VIDEO-GAME EXPERT VALARIE McLECKIE RELISHES IDEA OF SHEPHERDING NEW CATEGORY
- MAIN STORY
- CHRIS CLAREMONT
- FRANK FRAZETTA
- VIDEO GAMES
Not just a new category for Heritage Auctions, but arguably an entirely new market, video-game collecting was taken to the next level when Wata Games came on the scene in 2018 as the first significant and transparent third-party grading company for games. Valarie McLeckie joined Heritage in late 2018 to spearhead the auction house’s efforts to enter the collectible video-game market. A lifelong video-game enthusiast, she brought her knowledge, passion and work ethic to Heritage to help take this category and market to the upper echelons of collectibles.
Did you collect anything as a child?
My grandma would always let me get a small “treat” when she would take me grocery shopping with her when I was little. One day, I picked a booster pack of Pokémon from the Jungle set on a whim. Among the cards, I found a holographic Pinsir. I was instantly hooked on collecting Pokémon cards when I saw the holofoil!
Do you still have those collections?
Unfortunately, some of my favorite Base set cards were lifted from me when I visited the local Pokémon league as a kid. However, I still have some of my favorite holographic cards in a binder that has always moved with me ever since I left my childhood home.
When did video games come in?
It was a natural progression from Pokémon cards. Once I got hooked on those, I moved to Pokémon video games. My very first console (that I did not have to share with my siblings) was the Special Pokémon edition of Nintendo’s Game Boy Color. Even though I loved to play Super Mario Bros. on the NES with my brother before that, having my own Game Boy allowed me to explore my hobby independently. I collected all the Pokémon games and that started my descent down the rabbit hole. As I got older, I progressively cared more about the condition of the games and the difficulty I had in finding each one.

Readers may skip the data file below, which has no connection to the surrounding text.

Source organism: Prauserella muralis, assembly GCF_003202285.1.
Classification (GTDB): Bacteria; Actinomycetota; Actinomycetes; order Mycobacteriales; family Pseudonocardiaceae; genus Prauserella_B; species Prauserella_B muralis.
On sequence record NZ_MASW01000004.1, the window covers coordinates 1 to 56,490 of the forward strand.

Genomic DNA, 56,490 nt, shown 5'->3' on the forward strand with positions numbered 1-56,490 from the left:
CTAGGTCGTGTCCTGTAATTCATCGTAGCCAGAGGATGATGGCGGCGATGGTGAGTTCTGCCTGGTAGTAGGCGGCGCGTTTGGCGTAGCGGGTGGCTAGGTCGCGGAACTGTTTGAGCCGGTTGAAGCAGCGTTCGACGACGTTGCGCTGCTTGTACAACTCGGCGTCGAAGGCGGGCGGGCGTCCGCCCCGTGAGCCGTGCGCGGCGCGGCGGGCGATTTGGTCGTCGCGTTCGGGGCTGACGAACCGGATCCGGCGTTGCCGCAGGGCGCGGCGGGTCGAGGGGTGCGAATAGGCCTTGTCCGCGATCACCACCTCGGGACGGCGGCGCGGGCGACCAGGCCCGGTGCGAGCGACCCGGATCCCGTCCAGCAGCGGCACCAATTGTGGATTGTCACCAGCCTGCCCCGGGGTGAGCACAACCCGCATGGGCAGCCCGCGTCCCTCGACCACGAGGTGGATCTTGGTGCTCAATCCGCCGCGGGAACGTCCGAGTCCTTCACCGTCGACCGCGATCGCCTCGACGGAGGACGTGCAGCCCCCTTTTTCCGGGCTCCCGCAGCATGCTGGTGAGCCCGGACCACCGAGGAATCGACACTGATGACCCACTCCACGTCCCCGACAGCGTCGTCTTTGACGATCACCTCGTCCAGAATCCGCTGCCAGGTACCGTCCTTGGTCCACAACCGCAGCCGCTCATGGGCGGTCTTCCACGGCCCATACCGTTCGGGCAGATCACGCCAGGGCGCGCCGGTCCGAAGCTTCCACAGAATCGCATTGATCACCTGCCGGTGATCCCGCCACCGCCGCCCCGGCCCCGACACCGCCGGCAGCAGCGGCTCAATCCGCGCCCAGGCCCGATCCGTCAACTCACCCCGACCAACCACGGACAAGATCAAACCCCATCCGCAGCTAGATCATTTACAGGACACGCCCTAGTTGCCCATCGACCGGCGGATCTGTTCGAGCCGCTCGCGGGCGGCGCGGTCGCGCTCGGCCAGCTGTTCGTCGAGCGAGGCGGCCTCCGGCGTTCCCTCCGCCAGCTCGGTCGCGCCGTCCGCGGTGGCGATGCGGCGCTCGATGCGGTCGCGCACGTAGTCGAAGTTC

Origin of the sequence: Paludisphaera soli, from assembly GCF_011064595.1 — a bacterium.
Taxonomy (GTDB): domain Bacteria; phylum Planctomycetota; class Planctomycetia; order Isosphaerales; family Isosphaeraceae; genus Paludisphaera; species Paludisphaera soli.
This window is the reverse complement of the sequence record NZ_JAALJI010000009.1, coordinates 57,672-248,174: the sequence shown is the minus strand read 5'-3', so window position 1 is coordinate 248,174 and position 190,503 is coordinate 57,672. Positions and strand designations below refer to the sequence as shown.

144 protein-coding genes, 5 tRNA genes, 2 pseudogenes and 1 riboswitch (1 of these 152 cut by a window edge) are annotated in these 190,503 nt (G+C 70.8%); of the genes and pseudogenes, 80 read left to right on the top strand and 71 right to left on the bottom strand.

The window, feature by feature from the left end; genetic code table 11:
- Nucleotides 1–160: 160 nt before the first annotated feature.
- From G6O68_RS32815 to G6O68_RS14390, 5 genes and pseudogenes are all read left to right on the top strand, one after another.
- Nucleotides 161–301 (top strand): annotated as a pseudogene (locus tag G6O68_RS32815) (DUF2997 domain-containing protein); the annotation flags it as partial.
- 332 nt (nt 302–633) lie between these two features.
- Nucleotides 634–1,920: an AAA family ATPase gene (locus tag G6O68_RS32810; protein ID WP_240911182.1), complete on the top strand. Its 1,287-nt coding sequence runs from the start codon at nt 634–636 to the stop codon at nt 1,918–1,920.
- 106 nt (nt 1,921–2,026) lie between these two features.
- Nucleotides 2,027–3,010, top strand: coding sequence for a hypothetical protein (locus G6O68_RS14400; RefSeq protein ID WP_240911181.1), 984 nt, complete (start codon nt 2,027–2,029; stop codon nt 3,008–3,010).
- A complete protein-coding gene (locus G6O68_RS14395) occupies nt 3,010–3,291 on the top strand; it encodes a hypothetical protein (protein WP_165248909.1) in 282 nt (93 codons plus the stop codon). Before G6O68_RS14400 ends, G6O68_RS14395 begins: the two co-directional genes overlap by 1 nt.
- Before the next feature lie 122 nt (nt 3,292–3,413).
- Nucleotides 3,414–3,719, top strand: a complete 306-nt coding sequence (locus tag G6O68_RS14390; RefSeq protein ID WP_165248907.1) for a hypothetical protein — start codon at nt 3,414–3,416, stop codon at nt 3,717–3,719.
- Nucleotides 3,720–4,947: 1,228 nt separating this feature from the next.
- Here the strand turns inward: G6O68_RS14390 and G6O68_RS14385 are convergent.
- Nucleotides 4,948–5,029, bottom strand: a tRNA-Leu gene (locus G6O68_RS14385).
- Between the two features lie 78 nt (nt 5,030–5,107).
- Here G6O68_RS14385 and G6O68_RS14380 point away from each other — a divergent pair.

What’s your favorite video game in your collection?
My Wata 6.0 complete in-box Shantae for the Game Boy Color, hands down. I have sub-collections within my main collection, and this falls under the “female protagonist” umbrella. It’s very special to me. Despite being one the rarest Game Boy Color games, this is actually my childhood copy that I saved throughout the years.
Why do you think collectors want to have video games they will never play?
For some, it’s nostalgia. The games themselves serve as a reminder of the wonderful times had playing them. However, the why and the specific approach to collecting is definitely unique for each person. With that said, though, in my mind it’s no different than comic-book collectors buying books they will never read.
What trends do you see around the corner in this category?
Collectors are willing to pay a premium for graded games that have maintained their factory seal, and I think it’s a given that high-grade sealed games will always be in demand. However, finding sealed copies of vintage games will eventually become a goal that is not obtainable for everyone due to their scarcity. Some collectors may steadily be priced out because of this, and this will likely drive them to change their focus to high-grade complete in-box copies. In fact, there are already some titles collectors will jump at the opportunity to purchase a complete in-box copy of because sealed is basically unattainable. I also expect there will be a demand for video-game original art and promotional materials.
What advice do you have for people new to video-game collecting?
Collecting should be a social activity. Do what you can to network with other people who enjoy collecting video games and learn what you can from them. Most collectors love to share their knowledge of this hobby with others to inspire confidence in new collectors, which ultimately gives strength to this market.
This article appears in the Spring/Summer 2020 edition of The Intelligent Collector magazine. Click here to subscribe to the print edition.